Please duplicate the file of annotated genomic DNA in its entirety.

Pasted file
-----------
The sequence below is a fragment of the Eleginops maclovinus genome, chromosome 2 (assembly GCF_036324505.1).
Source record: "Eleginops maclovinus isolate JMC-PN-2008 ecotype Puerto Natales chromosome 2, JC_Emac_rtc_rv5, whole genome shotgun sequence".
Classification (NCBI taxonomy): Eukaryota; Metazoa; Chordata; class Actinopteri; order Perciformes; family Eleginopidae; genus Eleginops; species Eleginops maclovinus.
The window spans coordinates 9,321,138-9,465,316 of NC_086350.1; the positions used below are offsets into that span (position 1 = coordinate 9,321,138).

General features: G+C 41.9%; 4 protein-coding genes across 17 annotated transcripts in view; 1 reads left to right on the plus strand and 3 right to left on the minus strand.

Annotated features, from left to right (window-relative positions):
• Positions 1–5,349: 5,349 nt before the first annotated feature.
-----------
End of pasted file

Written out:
The sequence below is a fragment of the Eleginops maclovinus genome, chromosome 2 (assembly GCF_036324505.1).
Source record: "Eleginops maclovinus isolate JMC-PN-2008 ecotype Puerto Natales chromosome 2, JC_Emac_rtc_rv5, whole genome shotgun sequence".
Classification (NCBI taxonomy): Eukaryota; Metazoa; Chordata; class Actinopteri; order Perciformes; family Eleginopidae; genus Eleginops; species Eleginops maclovinus.
The window spans coordinates 9,321,138-9,465,316 of NC_086350.1; the positions used below are offsets into that span (position 1 = coordinate 9,321,138).

General features: G+C 41.9%; 4 protein-coding genes across 17 annotated transcripts in view; 1 reads left to right on the plus strand and 3 right to left on the minus strand.

Annotated features, from left to right (window-relative positions):
• Positions 1–5,349: 5,349 nt before the first annotated feature.